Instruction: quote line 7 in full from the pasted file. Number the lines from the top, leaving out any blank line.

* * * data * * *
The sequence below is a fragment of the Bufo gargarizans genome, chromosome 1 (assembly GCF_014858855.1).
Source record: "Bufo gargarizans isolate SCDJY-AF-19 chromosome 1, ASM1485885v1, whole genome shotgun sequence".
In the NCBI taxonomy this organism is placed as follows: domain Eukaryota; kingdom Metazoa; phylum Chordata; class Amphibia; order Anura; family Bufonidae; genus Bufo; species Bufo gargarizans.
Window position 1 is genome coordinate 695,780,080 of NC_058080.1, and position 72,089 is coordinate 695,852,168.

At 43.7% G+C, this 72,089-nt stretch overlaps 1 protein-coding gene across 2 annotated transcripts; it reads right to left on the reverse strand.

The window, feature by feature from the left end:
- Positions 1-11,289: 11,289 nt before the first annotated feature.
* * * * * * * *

- Positions 1-11,289: 11,289 nt before the first annotated feature.